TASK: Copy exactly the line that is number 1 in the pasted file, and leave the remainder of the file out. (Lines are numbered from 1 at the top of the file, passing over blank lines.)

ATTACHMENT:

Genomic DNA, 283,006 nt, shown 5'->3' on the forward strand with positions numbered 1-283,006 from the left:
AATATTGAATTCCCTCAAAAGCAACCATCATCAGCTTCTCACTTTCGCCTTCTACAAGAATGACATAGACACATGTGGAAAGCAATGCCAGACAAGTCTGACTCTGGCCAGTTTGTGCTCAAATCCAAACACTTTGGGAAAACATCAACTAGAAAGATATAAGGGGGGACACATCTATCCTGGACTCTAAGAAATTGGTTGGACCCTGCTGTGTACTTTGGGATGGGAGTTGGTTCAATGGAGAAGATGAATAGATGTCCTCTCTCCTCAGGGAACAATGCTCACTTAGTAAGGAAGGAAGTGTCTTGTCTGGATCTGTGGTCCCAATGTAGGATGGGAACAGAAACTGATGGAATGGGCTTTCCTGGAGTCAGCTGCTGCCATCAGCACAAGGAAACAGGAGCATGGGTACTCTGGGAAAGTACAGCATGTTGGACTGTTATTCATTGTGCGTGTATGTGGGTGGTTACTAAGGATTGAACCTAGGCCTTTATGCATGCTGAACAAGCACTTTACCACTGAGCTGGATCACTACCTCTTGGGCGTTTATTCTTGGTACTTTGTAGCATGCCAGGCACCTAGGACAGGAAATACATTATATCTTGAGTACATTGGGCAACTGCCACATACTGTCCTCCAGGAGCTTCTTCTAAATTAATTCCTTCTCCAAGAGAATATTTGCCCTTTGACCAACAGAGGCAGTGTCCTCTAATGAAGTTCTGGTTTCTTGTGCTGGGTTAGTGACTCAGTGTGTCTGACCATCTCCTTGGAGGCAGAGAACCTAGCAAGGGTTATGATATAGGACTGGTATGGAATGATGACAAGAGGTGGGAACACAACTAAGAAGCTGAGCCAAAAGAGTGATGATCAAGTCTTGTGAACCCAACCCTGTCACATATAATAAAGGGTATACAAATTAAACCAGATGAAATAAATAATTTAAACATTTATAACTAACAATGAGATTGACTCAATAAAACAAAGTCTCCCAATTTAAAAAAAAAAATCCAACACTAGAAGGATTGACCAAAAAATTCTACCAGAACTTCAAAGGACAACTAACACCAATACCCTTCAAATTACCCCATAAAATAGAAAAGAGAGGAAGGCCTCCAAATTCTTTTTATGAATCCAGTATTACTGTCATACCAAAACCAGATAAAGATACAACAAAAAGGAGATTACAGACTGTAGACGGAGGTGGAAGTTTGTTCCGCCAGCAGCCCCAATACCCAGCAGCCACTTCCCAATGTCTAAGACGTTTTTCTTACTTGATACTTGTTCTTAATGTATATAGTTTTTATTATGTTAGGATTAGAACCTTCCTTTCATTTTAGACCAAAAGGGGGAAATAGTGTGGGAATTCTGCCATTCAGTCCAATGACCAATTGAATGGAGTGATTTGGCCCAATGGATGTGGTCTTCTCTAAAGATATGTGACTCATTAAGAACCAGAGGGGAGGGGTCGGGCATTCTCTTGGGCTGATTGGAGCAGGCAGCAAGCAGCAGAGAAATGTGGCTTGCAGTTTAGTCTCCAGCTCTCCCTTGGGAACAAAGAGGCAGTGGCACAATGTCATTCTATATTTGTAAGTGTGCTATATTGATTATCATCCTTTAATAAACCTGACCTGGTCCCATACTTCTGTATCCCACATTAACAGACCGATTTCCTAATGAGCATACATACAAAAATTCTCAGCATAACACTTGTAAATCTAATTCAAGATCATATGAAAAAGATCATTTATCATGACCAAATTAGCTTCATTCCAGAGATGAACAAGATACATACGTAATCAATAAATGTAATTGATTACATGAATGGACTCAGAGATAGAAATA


Genomic DNA, 283,006 nt, shown 5'->3' on the forward strand with positions numbered 1-283,006 from the left: